Bartlett proposal would require owners of apartment complexes to be licensed by the city
BY KEVIN CANFIELD World Staff Writer
Saturday, January 12, 2013
1/12/13 at 6:57 AM
Get the latest news on the Fairmont Terrace homicides: Read coverage of the apartment complex killings and on other homicides in the area nearby.
Mayor Dewey Bartlett wants to require that owners of multifamily residential rental properties be licensed by the city as a way of ensuring that the properties are properly maintained.
"You don't want to make it onerous. I am not trying to do that at all - absolutely not," Bartlett said Friday. "I simply want the ability to make certain that all properties are safe, clean, up to a reasonable standard, and that if there are problems - both legal and otherwise - they can be dealt with."
If property owners fail to meet the standards set out by the city, the mayor said, "the city would have the ability to order a facility to cease business immediately."
Bartlett's licensing proposal is one of several crime-prevention measures he has discussed since Monday's quadruple homicide at the Fairmont Terrace apartments near 61st Street and Peoria Avenue.
The others include working with the state Legislature to amend existing law to make it easier for municipalities to gain control of vacant or abandoned property, and asking ministers to be available to residents who want to share information about crimes.
Bartlett said giving the city the ability to shut down an apartment complex provides a "hammer" the city does not have.
Addressing problems at apartment complexes is especially difficult when the owner lives out of state, Bartlett said, noting that often the legal battles can drag on for years.
"By having the ability to shut down a business, I assume we would have the ability to catch somebody's attention," he said.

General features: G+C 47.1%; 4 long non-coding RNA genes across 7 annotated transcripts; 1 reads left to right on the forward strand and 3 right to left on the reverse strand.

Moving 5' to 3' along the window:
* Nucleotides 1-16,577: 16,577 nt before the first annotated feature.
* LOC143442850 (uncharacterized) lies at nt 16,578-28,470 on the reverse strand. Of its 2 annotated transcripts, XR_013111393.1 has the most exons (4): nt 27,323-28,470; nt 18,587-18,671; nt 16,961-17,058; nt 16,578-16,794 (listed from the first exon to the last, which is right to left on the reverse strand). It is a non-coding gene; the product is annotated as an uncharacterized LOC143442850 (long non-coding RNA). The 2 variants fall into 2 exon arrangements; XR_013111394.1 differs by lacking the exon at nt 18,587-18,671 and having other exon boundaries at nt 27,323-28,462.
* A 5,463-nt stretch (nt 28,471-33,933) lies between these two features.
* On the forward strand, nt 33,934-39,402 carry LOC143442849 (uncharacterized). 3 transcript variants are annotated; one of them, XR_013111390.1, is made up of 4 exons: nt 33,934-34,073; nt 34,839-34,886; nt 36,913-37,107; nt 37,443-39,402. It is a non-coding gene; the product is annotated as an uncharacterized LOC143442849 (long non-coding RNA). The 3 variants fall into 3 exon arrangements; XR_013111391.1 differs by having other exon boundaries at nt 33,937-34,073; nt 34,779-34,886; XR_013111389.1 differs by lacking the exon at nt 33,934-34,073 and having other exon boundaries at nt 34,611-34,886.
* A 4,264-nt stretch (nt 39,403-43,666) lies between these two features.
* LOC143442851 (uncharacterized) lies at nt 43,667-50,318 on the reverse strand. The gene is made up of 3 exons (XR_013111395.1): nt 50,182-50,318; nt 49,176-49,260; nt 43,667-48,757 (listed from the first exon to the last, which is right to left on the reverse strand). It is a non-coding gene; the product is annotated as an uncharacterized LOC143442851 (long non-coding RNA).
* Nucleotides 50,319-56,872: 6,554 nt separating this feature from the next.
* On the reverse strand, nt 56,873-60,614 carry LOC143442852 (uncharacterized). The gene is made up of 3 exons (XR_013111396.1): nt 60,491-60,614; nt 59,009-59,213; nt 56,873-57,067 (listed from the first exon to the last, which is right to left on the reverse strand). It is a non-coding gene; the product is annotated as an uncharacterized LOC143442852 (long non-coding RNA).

The mayor said he doesn't think the licensing requirement would lead to the city's being seen as unwelcoming to property owners.
"For most, if not all, law-abiding individuals and companies that do business in this city, it is not a problem to them," Bartlett said.
Currently the city must go through a cumbersome, time-consuming and expensive process before it can gain control of a vacant or abandoned property, he said.
"In the meantime, the property has become a haven for a lot of bad things going on in the neighborhood," Bartlett said. "And it really is the beginning of a really serious growth of cancer in a neighborhood.
"It expands into the block, it expands into the next block and so on."
Bartlett said he has no intention of putting any minister "on the hot seat any more than they already are," but he said he will work with willing church leaders to remind residents that the information they share will be kept confidential.
Some residents "would probably feel more at ease with their pastor if they wanted to give information about something," he said.
The mayor said it is important for Tulsans to remember that while Monday's quadruple homicide was a tragedy, the city's overall homicide rate has declined over the past decade. He had high praise for the Police Department.
Bartlett did not back down from his stated belief that it is appropriate to call apartment complexes such as the one where Monday's killings occurred a public nuisance - even if they may not be in violation of any of the city's public nuisance ordinances.
"As far as I am concerned, when four people get killed in an apartment on a Monday morning in the city of Tulsa, it has to be addressed in some manner," Bartlett said. "If going to court and raising a stink and calling this a public nuisance is a possible solution, then that is where we will go."
In Sunday’s paper
The Tulsa World takes an indepth
look at the decline of the
area surrounding 61st Street
and Peoria Avenue in Tulsa.
Residents, political leaders
and community organizers
have tried for years to fix the
area, but some efforts failed
through no fault of their own.
They say they aren’t giving
up, and the slayings of four
women last week has given
the cause new urgency.
Original Print Headline: Apartment-owner licensing urged
Kevin Canfield 918-581-8313
Mayor Bartlett: He wants all properties to be "safe, clean, up to a reasonable standard."